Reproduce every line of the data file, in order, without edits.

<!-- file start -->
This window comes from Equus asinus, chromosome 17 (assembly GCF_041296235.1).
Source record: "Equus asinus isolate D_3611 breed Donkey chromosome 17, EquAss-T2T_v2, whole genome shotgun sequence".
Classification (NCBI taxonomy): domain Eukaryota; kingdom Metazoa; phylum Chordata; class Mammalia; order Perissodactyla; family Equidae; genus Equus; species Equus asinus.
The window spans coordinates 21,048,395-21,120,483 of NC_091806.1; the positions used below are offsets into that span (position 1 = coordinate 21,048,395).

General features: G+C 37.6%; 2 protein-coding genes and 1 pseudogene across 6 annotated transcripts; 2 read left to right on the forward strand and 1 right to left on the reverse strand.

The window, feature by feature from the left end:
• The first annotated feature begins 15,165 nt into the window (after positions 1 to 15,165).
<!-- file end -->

This window comes from Equus asinus, chromosome 17 (assembly GCF_041296235.1).
Source record: "Equus asinus isolate D_3611 breed Donkey chromosome 17, EquAss-T2T_v2, whole genome shotgun sequence".
Classification (NCBI taxonomy): domain Eukaryota; kingdom Metazoa; phylum Chordata; class Mammalia; order Perissodactyla; family Equidae; genus Equus; species Equus asinus.
The window spans coordinates 21,048,395-21,120,483 of NC_091806.1; the positions used below are offsets into that span (position 1 = coordinate 21,048,395).

General features: G+C 37.6%; 2 protein-coding genes and 1 pseudogene across 6 annotated transcripts; 2 read left to right on the forward strand and 1 right to left on the reverse strand.

The window, feature by feature from the left end:
• The first annotated feature begins 15,165 nt into the window (after positions 1 to 15,165).